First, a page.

The Cult of the Fires of Sant'Antonio Abate in Calabria

Faith and traditions of Calabria in the Feast of Sant'Antonio Abate

© Regione Calabria

Sites of faith

His cult has always been suspended between the sacred and the profane, linked to the ancient rites of the rebirth of nature after the winter solstice, Sant'Antonio Abate in Calabria is celebrated with particular regard to agro-pastoral traditions.

Let's discover together the religious and pagan customs associated with the figure of Sant'Antonio Abate and the Calabrian places consecrated to the saint, who is celebrated on 17 January.

The Feast of Sant'Antonio Abate between sacred and profane

Also known as "Saint Anthony of Fire", with explicit reference to the custom of lighting large pyres of fire in his honour, Sant'Antonio Abate has been venerated in Calabria since antiquity with special characteristics.

Not surprisingly, protector of domestic animals and precursor of Christianity in the West, Antonio Abate, born in Egypt in 251, is an exorcist and healer saint, who has always been associated with rural life and the spaces of ancient hermit caves.

Such peculiar aspects are kept in memory in the Bonfires of Saint Anthony, which are still lit almost everywhere in Calabria on the night of 17 January and which feature fire as the purifying element of passage from the old to the new.

What is typically eaten for Sant'Antonio Abate? The time of year of the feast day and the very iconography of the saint, accompanied by a faithful piglet, leave no doubt. For Sant'Antonio Abate in Calabria, it is customary to eat the pig that has just been slaughtered and its delicious by-products, pork rinds and sausages, before preparing for the frugal period of Lent.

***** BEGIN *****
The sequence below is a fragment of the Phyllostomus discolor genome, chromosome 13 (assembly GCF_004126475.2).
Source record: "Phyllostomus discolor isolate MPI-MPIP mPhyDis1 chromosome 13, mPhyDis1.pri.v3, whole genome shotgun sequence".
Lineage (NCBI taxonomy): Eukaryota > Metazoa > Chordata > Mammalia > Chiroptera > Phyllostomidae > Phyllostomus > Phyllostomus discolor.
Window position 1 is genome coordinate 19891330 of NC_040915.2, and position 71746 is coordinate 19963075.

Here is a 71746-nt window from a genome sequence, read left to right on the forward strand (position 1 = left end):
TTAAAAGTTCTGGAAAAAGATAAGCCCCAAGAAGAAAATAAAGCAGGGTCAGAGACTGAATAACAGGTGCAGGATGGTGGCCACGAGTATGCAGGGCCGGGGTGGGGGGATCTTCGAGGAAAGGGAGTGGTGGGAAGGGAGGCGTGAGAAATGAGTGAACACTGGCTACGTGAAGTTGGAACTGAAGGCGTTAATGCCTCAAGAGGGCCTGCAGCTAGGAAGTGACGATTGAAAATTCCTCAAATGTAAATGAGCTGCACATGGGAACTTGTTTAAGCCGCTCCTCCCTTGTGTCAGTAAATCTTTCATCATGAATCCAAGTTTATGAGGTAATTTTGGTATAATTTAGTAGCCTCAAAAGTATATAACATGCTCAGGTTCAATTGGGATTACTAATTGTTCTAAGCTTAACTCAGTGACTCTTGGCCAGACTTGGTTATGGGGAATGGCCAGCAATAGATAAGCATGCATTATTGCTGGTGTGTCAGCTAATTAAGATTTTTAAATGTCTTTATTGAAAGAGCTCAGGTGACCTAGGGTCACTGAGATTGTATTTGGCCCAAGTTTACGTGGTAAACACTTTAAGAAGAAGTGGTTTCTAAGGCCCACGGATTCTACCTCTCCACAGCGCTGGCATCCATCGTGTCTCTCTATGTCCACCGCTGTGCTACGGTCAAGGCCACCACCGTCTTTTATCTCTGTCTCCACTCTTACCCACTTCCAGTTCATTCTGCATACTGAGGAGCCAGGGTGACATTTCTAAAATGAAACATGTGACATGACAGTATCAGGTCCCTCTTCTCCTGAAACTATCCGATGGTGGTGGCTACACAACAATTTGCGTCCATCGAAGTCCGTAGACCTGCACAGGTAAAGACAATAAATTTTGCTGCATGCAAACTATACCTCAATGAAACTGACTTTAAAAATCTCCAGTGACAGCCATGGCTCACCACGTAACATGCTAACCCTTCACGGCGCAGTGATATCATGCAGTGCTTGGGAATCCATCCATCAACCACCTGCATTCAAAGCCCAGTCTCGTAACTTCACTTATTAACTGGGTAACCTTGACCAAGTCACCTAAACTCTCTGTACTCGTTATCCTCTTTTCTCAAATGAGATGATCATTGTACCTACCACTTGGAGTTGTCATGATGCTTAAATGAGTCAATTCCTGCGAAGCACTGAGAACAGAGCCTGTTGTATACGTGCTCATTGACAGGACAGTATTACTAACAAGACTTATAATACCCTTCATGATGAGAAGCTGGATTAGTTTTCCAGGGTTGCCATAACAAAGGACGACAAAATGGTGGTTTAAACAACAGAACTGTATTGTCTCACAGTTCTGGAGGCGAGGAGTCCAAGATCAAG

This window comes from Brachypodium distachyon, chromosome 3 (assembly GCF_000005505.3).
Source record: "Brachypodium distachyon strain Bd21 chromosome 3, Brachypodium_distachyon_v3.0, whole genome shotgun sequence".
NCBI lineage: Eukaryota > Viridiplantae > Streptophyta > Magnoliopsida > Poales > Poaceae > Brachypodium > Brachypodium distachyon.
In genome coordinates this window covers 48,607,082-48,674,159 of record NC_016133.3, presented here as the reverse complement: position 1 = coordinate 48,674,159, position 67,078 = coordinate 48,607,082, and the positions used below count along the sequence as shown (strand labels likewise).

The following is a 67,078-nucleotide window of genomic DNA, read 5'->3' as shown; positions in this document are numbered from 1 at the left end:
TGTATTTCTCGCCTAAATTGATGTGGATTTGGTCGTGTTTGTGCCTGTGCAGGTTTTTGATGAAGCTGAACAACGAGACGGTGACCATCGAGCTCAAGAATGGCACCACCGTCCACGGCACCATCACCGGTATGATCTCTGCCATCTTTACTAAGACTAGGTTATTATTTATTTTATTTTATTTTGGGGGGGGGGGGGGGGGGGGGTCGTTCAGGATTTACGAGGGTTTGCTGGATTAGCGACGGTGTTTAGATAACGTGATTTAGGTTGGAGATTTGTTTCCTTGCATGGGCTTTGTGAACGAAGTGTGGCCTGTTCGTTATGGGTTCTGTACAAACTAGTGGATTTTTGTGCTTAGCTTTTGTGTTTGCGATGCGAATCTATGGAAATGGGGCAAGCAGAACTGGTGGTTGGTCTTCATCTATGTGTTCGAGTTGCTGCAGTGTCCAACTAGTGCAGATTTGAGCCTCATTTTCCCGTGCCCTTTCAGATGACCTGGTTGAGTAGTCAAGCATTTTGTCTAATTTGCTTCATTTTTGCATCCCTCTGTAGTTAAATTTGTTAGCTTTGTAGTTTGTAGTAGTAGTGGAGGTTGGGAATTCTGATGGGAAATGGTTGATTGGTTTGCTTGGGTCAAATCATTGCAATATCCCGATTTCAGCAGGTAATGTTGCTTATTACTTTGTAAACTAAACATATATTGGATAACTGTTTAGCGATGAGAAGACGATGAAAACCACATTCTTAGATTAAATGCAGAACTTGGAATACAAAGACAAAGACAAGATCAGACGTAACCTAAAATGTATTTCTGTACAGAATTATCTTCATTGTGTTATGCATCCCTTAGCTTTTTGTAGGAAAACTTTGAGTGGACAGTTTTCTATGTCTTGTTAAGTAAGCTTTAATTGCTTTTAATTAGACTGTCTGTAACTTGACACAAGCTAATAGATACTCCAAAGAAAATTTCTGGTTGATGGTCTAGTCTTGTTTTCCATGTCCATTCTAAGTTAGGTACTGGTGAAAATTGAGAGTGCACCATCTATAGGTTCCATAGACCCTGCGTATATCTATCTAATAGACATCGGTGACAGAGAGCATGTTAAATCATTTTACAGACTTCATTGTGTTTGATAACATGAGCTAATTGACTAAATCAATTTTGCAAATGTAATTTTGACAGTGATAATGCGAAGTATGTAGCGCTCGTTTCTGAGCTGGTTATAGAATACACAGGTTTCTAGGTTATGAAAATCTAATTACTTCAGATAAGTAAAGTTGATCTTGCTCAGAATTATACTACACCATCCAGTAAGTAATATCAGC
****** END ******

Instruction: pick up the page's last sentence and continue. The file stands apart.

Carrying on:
In honour of the patron of the peasant world, it is also customary to prepare typical sweets, such as taralli, zeppole and some pìtte and sweet breads.

Regione Calabria

The places of Sant'Antonio Abate in Calabria

Among the most important places dedicated to Sant'Antonio Abate in Calabria is the small Church of Sant'Antonio Abate in Archi, a suburb of the city of Reggio Calabria.

The small church stands in a picturesque spot, a veritable terrace with a panoramic view of the Strait. The building is one of the last vestiges of the Byzantine rite in the city and therefore of particular importance. Its origins date back to the year 1000, while the oldest documentary evidence dates back to 1363, when it is mentioned as Typikon di Sant'Antonio Abate. Later, the small church became the Royal Chapel of Ruggero D'Altavilla.

The Basilian monks chose to build it along the Scaccioti stream, an area rich in water that was home to one of the most important cattle fairs of the time, attracting shepherds, cattlemen and traders from all over Calabria and Sicily who came to sell and have their animals blessed.

Even today, this structure represents the perfect synthesis of Byzantine and Norman styles, blending artistic and spiritual motifs from East and West. Inside, one can still visit the Crypt where the monks were buried, a rare testimony in the whole of Calabria of this kind of sacred space.

From the scenic Church of Sant'Antonio Abate, it is easy to reach another of Reggio's places of faith, in a pilgrimage that joins it to the Monastery of the Visitation of Mary (or of Sales), in the nearby town of Ortì.

This enchanting nunnery is in turn located atop a hill that dominates the entire city of Reggio Calabria and the Strait of Messina from above.

Another place dedicated to the saint is located in the province of Cosenza. It is the delightful Chapel of Sant'Antonio Abate in Trebisacce, whose presence in documents dates back to the 18th century but certainly has much older origins.

Regione Calabria

Here too, on 17 January, the traditional customs of the blessing of domestic animals, popular games between neighbourhoods and the now-lost practice of incanto, or the ancient public auction of local food products, are proposed.

Ultimo aggiornamento: Feb 14, 2024 10:41 AM